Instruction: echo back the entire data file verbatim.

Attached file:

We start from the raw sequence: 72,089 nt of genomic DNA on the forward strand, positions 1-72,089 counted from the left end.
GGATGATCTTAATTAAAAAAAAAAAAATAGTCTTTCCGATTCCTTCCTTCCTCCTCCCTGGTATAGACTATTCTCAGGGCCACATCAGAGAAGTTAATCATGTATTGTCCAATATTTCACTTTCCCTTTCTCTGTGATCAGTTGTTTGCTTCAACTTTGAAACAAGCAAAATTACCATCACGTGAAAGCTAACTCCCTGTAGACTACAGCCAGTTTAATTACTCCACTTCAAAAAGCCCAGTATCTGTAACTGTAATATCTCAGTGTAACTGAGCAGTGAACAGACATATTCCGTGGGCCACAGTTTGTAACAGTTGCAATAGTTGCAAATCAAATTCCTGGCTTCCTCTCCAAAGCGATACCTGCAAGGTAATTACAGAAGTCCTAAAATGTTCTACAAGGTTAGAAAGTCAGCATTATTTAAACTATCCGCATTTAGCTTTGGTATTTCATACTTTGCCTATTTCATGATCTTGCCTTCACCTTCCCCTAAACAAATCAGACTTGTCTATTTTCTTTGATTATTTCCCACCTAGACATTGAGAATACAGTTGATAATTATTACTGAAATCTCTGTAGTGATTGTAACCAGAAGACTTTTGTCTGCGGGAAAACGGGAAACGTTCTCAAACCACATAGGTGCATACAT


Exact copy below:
We start from the raw sequence: 72,089 nt of genomic DNA on the forward strand, positions 1-72,089 counted from the left end.
GGATGATCTTAATTAAAAAAAAAAAAATAGTCTTTCCGATTCCTTCCTTCCTCCTCCCTGGTATAGACTATTCTCAGGGCCACATCAGAGAAGTTAATCATGTATTGTCCAATATTTCACTTTCCCTTTCTCTGTGATCAGTTGTTTGCTTCAACTTTGAAACAAGCAAAATTACCATCACGTGAAAGCTAACTCCCTGTAGACTACAGCCAGTTTAATTACTCCACTTCAAAAAGCCCAGTATCTGTAACTGTAATATCTCAGTGTAACTGAGCAGTGAACAGACATATTCCGTGGGCCACAGTTTGTAACAGTTGCAATAGTTGCAAATCAAATTCCTGGCTTCCTCTCCAAAGCGATACCTGCAAGGTAATTACAGAAGTCCTAAAATGTTCTACAAGGTTAGAAAGTCAGCATTATTTAAACTATCCGCATTTAGCTTTGGTATTTCATACTTTGCCTATTTCATGATCTTGCCTTCACCTTCCCCTAAACAAATCAGACTTGTCTATTTTCTTTGATTATTTCCCACCTAGACATTGAGAATACAGTTGATAATTATTACTGAAATCTCTGTAGTGATTGTAACCAGAAGACTTTTGTCTGCGGGAAAACGGGAAACGTTCTCAAACCACATAGGTGCATACAT